A long promoter of Calabrian and southern Italian specialities, Francesco returns home to seek out new products every two months. He worked together on a project with Pizza Express to create their spiciest pizza, The Calabrese, and is proud of the effect this partnership has had on the region. Pizza Express now source their salami from Calabria, which has provided jobs in what is the poorest part of Italy.

Francesco has worked with the Calabrian government, consulting on how to promote their artisan foodstuffs outside of the country. He has been an ambassador for the citrus fruit bergamot and the spicy sausage ‘nduja, both of which are produced in the region, and he is credited with single-handedly bringing the latter – a sweet, spreadable pork sausage, spiked with chilli – to the restaurants and dinner tables of Britain. Since 2007 he has made frequent appearances on the BBC, including Saturday Kitchen and Masterchef, and is a regular at the Taste of London festival. He uses these opportunities to introduce creative applications of Calabrian ingredients to a wider audience, such as his fillets of wild boar marinated in liquorice, bergamot and chilli.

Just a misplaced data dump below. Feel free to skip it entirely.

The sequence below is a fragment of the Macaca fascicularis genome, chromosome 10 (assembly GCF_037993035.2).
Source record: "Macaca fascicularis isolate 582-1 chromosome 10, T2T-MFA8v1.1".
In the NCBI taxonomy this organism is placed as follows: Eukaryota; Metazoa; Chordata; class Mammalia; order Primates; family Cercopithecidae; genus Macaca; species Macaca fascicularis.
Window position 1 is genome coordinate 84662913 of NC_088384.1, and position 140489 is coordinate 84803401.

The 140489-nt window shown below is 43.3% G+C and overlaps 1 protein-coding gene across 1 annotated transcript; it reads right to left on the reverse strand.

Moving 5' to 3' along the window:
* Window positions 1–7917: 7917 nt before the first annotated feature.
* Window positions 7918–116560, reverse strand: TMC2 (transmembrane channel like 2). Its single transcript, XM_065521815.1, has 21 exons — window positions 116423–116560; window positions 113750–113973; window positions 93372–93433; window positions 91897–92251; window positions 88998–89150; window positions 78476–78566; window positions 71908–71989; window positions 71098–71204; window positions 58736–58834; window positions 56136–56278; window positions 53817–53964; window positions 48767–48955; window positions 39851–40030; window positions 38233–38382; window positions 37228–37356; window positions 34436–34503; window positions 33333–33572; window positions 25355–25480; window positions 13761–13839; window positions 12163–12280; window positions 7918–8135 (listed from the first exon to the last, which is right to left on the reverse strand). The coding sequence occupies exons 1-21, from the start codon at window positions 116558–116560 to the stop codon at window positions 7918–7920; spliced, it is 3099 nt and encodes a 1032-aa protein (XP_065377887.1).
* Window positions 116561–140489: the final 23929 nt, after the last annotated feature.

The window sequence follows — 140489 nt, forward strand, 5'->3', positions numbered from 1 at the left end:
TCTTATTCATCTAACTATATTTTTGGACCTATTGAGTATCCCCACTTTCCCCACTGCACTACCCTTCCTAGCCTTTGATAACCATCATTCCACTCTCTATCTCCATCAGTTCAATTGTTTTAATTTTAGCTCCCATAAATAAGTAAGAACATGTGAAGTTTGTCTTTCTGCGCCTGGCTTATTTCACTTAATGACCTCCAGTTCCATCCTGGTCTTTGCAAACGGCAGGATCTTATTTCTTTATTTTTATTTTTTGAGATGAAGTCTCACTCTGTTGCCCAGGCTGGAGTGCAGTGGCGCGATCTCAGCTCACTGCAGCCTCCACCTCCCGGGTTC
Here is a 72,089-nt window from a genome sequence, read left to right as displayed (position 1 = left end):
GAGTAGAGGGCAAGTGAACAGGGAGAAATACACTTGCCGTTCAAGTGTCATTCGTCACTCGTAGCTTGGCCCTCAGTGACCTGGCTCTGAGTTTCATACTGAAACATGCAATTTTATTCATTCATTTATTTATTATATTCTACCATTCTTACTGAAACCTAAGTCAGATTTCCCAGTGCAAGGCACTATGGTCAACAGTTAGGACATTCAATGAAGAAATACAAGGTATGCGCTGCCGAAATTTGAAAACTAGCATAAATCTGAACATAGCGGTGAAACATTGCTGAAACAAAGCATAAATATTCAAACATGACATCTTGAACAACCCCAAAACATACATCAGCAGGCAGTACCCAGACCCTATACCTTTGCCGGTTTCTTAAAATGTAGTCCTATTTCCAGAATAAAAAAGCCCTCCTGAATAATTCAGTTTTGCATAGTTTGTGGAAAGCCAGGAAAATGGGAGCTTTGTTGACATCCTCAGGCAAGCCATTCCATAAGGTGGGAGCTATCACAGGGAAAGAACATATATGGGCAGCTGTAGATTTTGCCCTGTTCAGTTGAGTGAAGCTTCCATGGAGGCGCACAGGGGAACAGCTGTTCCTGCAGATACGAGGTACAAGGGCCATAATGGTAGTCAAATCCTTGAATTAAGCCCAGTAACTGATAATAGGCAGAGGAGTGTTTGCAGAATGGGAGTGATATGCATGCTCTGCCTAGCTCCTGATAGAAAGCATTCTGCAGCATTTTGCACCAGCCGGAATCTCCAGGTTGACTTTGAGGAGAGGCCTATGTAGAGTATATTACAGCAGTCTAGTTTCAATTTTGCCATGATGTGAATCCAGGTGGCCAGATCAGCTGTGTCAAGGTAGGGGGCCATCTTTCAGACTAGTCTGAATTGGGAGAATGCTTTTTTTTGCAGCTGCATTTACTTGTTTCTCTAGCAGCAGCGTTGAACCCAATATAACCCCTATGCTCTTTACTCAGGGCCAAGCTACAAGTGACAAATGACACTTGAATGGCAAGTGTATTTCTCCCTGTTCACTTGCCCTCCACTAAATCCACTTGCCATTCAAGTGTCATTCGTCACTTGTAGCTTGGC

In March 2015, Francesco left L’Anima – now considered one of the capital’s best Italian restaurants – to focus on other projects. He released a cookbook, Mezzogiorno: Francesco Mazzei Recipes from Southern Italy, in the autumn of that year. But he finally returned to the professional kitchen at the end of the year at Sartoria, the only restaurant on Savile Row in Mayfair. The entire interior was given a full refurbishment before Francesco arrived, and he was able to place his unmistakable southern Italian stamp on the menu. Two restaurants followed shortly after – Radici, in Islington, allowed Francesco to return to his Calabrian roots, cooking simple, rustic fare in a more relaxed setting, while Fiume, in Battersea, became another ode to southern Italian cooking.

In April 2023, it was announced that Francesco would leave D&D London, with which he had opened the restaurants, to spend more time travelling and focusing on his charity work. While Radici closed in January 2023, both Sartoria and Fiume remain open. As of August 2023, Francesco had a residency at Villa Corinthia in Malta.